Niama-Reisser, has also tried to do so, with the “one-stroke” toroidal engine. Sounds like a bag of hammers, but… cool as. I reckon you can’t scale up a toroidal engine… but that’s what the linear one is for.
Fairbanks Morse still kicking.
I’m a Fairbanks fan. I even like to help change pistons.
As a cadet I did a few weeks on the Mobil Lube, a small bulk LO delivery boat in NY harbor. High point of that was delivering LO to an SL7 over in Newark or Elizabeth. Got onboard for a quick tour of the engine room too. The Lube had 38 5-1/4 main engine if I recall correctly. Think it ran out of Newtown Creek in Brooklyn. I guess Mobil had a lube plant there or a tank farm at least. Long time ago. Later as assistant engineer on a biggish tug for Crowley that had 38 8-1/8 mains (2). Too many exhaust leaks on that one, make yourself sick standing a watch. Like anything else, need to be given time and parts to take care of them but I had no complaints against them.
My first cadet vessel was trading at Bayway refinery in Elizabeth City.
Never yet had the chance to see an opposed piston engine in the flesh, and we hardly mention them in school. What you reckon? Will we begin to see more of them?
miserable oil spewing infernal machines! and the need to lift the upper crankshaft each time a liner or piston needs replacing just adds to the stoopidity of them. fine if it is a Navy vessel with dozens and dozens of 20 year old kids to do that grunt wrenching but no old man should ever be inflicted with such labors
Ah gee, I love those beasts. Ankle burning cylinder reliefs are awesome. You haven’t lived until you’ve slipped a vertical drive.
There are several projects running with small 100kw high speed dual crank diesel engines but I hear in the industry just about all small diesel engine development put on the back burner worldwide.
I remember sailing with these as a (Deck) cadet way back when; endlessly fascinating to watch.
Regardless of whatever experience you’ve had on these engines, you will not find many other engines with a higher power to weight ratio. One of the considerable advantages these engines enjoy.
The best thing about a Fairbanks OP is that it is the fastest and most reliable direct reversing engine that I’ve ever seen. Often faster than a reverse gear with clutches.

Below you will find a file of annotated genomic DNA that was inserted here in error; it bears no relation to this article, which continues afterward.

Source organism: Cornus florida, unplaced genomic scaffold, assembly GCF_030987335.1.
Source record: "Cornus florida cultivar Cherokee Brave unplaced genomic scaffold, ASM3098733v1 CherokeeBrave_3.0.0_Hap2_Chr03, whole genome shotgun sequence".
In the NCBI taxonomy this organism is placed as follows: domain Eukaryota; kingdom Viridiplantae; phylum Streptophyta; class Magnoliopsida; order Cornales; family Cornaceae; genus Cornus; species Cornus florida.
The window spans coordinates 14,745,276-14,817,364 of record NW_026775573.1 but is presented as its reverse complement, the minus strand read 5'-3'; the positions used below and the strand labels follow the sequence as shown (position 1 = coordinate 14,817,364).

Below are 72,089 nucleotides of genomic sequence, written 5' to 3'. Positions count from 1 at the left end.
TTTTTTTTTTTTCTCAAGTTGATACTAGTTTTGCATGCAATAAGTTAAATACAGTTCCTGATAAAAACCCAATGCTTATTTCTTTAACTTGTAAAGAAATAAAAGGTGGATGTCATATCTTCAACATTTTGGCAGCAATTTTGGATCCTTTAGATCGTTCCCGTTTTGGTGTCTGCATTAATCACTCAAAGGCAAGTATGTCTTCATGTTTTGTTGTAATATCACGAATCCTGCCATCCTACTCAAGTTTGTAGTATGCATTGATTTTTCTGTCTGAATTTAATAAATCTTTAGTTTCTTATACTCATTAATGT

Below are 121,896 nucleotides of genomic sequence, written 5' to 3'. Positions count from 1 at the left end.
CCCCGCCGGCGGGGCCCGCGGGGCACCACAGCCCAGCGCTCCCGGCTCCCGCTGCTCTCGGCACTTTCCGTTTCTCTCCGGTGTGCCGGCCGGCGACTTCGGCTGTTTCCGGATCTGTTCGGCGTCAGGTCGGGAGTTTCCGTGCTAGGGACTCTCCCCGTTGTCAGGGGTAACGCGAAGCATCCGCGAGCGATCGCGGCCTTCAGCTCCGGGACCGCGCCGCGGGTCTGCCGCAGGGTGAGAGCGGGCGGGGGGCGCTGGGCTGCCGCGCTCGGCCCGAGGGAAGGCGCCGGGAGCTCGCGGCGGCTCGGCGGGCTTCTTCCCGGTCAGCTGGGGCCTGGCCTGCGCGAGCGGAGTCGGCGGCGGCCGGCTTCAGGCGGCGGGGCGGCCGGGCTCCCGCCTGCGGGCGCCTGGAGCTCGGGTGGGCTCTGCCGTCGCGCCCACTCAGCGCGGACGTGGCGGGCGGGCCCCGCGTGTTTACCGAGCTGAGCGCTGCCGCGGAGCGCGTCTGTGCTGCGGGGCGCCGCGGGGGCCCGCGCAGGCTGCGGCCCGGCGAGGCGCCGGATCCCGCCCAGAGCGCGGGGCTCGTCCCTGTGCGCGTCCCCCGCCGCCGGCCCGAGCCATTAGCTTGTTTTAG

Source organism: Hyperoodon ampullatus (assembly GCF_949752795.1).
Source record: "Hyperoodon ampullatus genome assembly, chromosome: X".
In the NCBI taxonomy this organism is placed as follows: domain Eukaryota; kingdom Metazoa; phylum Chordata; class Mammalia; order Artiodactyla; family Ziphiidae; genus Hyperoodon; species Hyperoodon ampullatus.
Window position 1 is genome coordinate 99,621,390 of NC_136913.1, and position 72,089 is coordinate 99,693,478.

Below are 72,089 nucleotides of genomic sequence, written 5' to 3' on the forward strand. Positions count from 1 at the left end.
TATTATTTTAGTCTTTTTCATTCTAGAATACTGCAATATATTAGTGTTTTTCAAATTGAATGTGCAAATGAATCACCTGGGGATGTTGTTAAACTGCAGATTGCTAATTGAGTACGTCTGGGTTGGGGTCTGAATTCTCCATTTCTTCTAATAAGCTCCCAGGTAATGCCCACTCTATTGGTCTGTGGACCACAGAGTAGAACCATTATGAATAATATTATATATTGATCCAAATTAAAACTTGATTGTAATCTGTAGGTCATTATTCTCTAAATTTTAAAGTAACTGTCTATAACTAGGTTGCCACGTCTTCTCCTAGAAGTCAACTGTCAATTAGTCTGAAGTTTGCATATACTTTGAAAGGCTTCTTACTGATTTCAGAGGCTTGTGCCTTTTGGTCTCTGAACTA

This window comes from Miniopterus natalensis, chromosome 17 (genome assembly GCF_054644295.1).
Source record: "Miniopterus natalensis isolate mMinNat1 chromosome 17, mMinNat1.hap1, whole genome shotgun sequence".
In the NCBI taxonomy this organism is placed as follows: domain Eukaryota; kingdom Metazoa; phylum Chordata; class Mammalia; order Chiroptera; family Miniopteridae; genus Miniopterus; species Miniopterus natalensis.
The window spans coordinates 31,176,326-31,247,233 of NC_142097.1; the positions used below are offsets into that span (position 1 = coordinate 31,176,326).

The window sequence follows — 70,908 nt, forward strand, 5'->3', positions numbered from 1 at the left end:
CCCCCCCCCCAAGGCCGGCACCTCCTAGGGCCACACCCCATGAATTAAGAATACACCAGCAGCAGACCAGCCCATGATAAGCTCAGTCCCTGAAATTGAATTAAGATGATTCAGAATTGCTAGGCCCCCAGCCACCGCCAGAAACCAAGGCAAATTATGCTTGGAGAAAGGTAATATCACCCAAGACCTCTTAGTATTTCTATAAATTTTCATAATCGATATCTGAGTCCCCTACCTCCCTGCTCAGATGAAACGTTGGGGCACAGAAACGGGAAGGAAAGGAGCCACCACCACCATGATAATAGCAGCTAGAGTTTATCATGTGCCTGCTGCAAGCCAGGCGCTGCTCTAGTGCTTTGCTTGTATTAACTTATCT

I don’t understand how any two stroke engine can meet Tier IV. I also have to wonder whether they have ruined the engine with too much unreliable and unrepairable-at-sea electronics.
On land, we have past the point where the life cycle cost of owing a computerized diesel in a small to midsize truck exceed the lifecycle cost of running a gasoline engine. Excessive computerization of Diesel engines has made them too unreliable and too expensive.
The price gouging on ultra low sulfur fuel has also had a negative economic impact.
all fine for a diesel electric submarine for which the engines were designed but I see no advantage to any other application
isn’t the Navy the only customer for these engines today who don’t have to comply with EPA regulations?
According to Fairbank Morse’s website, their OP’s are more efficient, have fewer components than comparable sized engines and are (or can be) Tier IV compliant. Plus 40,000 hrs between major service intervals. Interesting claims to be sure.
Just curious on my part, but just what is your experience with these engines?
I have sailed on several tugs that had OP engines and found they are horrible for low speed running…black oil blowing out of the stack all over the vessel plus they guzzle fuel…worse than an EMD
You just had to go Doxford. . . .
like 2 stroke outboards once dirty now E-tec cleaner than any 4 stroke
Once seen, never forgotten; but then I never had to work on them.
EMD makes a Tier 4 two stroke engine.
“The [EMD] E 23 meets US EPA Tier 4 Final and IMO III regulations, with Dual-Fuel options available and a Natural Gas option to come in 2017.”
The EMD 710 Series E 23 — now EPA Tier 4 Final Certified.
I guess its real unlike European diesels that say they are but not really when tested.